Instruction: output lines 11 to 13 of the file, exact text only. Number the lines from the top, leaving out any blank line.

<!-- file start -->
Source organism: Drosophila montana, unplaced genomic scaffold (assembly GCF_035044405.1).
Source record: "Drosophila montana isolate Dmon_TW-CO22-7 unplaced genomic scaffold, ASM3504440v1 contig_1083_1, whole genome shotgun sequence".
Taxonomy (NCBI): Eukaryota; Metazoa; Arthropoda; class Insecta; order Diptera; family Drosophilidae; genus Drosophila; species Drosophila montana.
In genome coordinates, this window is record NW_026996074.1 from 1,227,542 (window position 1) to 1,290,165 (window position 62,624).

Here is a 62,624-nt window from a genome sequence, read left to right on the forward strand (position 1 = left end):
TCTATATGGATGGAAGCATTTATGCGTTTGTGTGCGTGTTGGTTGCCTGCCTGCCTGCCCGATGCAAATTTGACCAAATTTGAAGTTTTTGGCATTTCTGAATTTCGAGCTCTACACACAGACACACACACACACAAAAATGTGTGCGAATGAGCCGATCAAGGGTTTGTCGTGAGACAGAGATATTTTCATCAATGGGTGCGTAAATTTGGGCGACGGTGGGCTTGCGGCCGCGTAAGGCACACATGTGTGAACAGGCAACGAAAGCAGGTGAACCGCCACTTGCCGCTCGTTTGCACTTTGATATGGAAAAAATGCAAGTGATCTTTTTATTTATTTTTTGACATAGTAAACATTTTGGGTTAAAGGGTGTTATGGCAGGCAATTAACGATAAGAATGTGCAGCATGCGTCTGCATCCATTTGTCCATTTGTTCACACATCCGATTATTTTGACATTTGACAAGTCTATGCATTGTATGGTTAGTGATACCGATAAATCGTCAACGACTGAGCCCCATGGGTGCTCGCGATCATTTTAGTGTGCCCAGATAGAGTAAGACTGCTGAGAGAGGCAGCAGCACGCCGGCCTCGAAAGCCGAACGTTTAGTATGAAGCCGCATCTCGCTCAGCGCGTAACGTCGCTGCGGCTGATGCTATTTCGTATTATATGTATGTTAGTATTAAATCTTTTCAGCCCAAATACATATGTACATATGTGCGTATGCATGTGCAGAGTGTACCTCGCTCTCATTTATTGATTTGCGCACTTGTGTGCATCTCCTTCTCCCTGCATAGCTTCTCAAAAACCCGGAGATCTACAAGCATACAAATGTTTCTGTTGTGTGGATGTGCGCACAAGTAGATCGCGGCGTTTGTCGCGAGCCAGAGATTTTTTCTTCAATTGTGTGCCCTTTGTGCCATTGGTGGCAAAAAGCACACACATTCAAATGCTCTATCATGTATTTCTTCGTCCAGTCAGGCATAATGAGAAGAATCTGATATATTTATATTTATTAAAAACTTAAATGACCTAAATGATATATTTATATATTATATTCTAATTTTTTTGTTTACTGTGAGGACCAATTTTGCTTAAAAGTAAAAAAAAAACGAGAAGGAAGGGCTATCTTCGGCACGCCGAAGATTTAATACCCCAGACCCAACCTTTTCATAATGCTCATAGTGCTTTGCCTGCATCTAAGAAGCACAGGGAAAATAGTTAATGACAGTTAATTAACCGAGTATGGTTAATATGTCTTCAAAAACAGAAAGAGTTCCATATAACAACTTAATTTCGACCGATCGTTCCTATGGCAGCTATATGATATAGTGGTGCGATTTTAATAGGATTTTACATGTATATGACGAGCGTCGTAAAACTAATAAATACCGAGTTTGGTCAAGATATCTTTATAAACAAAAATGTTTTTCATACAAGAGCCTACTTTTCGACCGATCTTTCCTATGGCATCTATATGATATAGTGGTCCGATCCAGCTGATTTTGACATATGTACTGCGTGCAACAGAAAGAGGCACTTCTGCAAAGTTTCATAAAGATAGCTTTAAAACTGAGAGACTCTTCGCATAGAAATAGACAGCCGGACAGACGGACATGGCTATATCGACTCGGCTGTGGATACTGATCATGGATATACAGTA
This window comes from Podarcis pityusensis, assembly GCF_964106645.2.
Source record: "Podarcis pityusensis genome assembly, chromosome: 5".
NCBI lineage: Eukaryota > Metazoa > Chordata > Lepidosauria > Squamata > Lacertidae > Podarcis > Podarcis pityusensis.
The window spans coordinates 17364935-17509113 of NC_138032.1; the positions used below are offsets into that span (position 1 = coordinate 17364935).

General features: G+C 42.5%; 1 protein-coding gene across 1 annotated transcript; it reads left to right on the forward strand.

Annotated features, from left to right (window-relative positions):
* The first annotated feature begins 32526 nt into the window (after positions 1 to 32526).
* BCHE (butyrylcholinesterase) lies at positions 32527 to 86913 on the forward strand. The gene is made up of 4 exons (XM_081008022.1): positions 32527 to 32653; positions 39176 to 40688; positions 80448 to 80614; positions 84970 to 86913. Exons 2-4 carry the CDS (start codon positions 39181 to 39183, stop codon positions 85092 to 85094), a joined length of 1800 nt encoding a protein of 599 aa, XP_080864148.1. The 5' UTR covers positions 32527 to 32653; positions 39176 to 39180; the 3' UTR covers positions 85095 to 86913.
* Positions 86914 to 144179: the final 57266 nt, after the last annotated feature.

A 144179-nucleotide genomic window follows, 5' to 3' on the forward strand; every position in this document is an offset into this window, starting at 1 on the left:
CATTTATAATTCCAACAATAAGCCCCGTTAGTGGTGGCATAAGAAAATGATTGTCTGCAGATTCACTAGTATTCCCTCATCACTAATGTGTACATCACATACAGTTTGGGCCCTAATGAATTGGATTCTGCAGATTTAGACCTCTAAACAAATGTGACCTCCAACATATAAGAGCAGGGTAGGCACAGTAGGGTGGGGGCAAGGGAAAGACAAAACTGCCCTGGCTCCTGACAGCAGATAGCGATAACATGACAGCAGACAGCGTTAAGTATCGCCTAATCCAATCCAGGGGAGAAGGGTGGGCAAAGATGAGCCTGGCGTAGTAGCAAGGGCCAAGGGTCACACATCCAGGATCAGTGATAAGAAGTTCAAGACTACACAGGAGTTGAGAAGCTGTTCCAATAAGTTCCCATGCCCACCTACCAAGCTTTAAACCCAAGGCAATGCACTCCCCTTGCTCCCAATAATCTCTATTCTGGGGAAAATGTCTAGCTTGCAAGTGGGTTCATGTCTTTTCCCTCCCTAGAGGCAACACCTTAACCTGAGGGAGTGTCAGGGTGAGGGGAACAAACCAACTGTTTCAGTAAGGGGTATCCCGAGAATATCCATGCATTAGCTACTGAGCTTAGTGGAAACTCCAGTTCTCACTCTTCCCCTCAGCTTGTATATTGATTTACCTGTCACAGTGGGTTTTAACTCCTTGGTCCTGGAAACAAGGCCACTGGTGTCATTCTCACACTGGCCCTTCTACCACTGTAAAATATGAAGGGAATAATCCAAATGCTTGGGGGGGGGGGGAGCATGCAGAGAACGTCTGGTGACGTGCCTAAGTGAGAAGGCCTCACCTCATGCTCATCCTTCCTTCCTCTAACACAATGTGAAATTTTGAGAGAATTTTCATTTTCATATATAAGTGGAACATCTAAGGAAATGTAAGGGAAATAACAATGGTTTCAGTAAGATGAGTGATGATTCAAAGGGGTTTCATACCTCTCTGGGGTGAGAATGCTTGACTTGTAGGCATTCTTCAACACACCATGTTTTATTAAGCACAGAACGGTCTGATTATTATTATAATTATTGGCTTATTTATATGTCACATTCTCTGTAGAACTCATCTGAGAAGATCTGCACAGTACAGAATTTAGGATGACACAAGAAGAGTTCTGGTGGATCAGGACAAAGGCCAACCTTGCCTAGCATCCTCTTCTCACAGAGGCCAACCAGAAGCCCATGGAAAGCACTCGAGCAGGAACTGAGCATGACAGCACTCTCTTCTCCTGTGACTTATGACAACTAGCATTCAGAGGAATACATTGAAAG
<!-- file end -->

General features: G+C 42.5%; 1 protein-coding gene across 1 annotated transcript; it reads left to right on the forward strand.

Annotated features, from left to right (window-relative positions):
* The first annotated feature begins 32526 nt into the window (after positions 1 to 32526).